Kane County candidates differ on bridge toll plan, future pot dispensaries
Candidates seeking the Democratic nomination for the Kane County Board's District 4 seat have differing views on the county's decision to charge a toll on the Longmeadow Parkway Bridge that will open in 2022.
Three candidates -- Aurora residents Angela Clay Thomas, Mavis Bates and Nicholas Guillermo -- hope to win the Democratic nod in the March 17 primary election and advance to the Nov. 3 general election.
No candidates filed for the Republican primary.
Earlier this week, county board members voted in favor of creating a .95-cent toll for the Longmeadow Parkway Bridge over the Fox River on the county's northern end to help pay for the $28 million the county will borrow to help build it.
The board denied a plan to allow Kane County residents free use of the bridge, but people in Kane County and Algonquin may apply for a discounted flat fee of $200 a year for unlimited use.
The idea is to build up an endowment fund of sorts, then allow the interest income on that money to pay for the maintenance. When that happens, a future county board should retire the toll, board members have said.
Bates said the county should have gone to residents decades ago to get input on a toll policy for new bridges and, if possible, made use of the bridge free for Kane residents.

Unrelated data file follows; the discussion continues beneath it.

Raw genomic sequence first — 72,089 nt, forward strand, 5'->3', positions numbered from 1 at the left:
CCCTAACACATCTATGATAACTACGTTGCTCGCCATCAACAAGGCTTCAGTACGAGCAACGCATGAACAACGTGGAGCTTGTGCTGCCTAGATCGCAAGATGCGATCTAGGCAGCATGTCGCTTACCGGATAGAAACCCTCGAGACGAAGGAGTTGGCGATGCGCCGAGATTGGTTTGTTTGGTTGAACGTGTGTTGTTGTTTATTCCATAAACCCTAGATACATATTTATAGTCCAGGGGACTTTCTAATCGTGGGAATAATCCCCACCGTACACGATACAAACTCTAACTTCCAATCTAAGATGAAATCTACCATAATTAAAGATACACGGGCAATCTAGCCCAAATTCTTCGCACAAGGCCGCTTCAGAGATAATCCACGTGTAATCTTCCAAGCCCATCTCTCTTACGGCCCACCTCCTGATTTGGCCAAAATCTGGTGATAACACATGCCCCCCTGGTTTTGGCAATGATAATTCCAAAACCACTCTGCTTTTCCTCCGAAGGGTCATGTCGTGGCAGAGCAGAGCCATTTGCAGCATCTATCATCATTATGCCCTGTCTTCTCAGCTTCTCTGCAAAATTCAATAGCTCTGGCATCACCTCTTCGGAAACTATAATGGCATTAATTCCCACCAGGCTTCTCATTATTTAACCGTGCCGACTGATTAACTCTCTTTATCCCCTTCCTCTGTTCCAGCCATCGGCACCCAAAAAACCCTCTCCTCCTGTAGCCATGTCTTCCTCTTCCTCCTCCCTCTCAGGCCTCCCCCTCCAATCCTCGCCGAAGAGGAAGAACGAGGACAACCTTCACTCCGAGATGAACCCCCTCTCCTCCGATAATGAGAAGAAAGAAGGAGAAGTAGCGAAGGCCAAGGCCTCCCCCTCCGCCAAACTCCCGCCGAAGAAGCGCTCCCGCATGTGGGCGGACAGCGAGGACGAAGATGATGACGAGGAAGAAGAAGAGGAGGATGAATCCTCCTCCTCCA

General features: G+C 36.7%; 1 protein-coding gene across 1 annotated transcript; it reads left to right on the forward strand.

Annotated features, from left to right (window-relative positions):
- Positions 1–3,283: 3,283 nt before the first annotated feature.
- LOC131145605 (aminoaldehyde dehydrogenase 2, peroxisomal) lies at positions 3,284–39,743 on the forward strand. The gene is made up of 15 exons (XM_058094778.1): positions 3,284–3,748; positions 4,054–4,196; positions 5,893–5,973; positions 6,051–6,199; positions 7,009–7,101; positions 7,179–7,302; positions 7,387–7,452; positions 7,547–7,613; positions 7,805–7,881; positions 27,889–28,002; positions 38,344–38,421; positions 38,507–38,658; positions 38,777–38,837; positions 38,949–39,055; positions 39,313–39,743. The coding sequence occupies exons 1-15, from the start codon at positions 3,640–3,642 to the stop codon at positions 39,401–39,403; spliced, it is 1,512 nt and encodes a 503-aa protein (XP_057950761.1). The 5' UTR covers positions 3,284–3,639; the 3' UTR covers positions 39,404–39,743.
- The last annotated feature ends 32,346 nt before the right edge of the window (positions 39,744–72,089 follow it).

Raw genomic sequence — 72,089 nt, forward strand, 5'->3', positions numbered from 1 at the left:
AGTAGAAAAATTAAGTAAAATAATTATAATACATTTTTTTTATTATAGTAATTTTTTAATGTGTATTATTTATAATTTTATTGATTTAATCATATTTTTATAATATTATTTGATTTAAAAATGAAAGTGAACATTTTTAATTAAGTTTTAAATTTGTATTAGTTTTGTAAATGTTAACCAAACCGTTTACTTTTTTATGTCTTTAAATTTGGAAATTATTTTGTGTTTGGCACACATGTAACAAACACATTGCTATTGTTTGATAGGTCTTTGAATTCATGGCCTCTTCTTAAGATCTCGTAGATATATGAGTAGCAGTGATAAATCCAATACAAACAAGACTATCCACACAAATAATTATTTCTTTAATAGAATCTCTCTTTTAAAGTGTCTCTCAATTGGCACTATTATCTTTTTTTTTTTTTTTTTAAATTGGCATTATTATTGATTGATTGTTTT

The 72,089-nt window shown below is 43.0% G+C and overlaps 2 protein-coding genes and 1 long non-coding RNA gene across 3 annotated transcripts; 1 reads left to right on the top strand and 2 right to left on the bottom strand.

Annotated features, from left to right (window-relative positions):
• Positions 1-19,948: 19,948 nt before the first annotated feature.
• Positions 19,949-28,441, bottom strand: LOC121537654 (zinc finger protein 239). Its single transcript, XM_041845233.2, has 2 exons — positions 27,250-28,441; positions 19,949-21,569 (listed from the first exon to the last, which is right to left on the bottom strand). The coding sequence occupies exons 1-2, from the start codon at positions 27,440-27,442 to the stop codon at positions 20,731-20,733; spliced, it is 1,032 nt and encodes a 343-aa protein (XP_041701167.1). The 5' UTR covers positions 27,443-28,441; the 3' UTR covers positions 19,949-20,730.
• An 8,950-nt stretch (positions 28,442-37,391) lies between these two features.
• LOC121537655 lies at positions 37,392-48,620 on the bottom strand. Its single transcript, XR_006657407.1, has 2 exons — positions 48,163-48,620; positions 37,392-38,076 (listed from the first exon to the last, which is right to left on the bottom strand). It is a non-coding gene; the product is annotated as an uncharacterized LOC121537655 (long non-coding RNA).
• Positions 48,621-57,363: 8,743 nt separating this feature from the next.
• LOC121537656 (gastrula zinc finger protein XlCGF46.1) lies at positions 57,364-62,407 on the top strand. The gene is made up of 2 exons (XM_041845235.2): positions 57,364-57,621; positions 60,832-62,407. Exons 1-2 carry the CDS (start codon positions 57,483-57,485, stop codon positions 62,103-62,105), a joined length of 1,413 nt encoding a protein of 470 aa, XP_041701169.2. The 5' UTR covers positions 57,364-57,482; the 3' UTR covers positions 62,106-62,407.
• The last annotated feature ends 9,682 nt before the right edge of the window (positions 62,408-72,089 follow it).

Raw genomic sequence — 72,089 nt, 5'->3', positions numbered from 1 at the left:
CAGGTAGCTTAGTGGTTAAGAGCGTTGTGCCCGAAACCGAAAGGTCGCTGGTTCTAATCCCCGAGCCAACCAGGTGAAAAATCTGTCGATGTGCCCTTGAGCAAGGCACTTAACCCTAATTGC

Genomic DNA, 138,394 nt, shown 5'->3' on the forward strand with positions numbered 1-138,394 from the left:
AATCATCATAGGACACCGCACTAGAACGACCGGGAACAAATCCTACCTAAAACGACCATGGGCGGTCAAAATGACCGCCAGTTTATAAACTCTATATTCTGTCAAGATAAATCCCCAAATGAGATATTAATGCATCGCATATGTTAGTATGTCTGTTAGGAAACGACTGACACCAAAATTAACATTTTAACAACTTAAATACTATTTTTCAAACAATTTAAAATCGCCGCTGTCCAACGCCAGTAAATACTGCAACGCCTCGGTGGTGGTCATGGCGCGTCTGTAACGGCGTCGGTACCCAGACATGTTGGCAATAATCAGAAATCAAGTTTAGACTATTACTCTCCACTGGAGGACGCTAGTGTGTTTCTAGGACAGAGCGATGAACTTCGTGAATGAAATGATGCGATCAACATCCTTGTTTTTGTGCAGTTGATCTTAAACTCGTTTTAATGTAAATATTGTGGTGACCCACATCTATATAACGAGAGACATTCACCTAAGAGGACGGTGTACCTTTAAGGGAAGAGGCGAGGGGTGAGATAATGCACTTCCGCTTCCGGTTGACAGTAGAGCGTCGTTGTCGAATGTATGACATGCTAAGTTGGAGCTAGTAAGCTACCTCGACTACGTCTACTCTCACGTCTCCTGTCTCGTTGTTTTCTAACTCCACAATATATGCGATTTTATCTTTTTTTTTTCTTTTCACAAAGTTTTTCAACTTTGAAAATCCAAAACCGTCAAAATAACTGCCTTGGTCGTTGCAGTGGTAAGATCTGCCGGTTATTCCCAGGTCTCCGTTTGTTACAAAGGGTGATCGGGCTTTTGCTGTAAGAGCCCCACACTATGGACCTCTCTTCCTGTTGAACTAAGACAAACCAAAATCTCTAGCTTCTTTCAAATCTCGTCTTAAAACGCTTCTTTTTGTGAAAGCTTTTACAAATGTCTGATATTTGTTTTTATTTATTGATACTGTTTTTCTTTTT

"We have to pay for the bridge. We have to pay for its maintenance," Bates said. "I would have liked to see at least those people who live in the towns not have to pay a toll if technically possible."
Thomas, who was elected in 2016 and is seeking a second 4-year term, voted in favor of the toll.
"The train has left the station. No one wants to pay any more tolls, we really don't," Thomas said.
Guillermo did not respond to interview requests.
Thomas and Bates also have differing views on marijuana's legalization in Illinois. The county board in November voted 14-9 against allowing recreational marijuana dispensaries in unincorporated areas.
Thomas said she personally opposes recreational cannabis but voted yes on dispensaries because the county is looking for more revenue sources as it's kept its yearly tax levy frozen.
"I do not support recreational marijuana, but it's here," Thomas said. "(But) we can't take anything off the table if it's an option to us."
Bates, a small-business owner, said she wanted to get information from Sheriff Ron Hain on whether there were spikes in crime around dispensaries; marijuana is still illegal under federal law, and transactions are cash only.
"We did forgo some possibly considerable revenue," Bates said. "I'm actually more concerned about (the harmful) effects of alcohol than I am marijuana. Alcohol is causing more drunk drivers. Alcohol is more harmful to people's health."
Early voting has begun at certain locations and will run through March 16. District 4 includes portions of Aurora and Montgomery.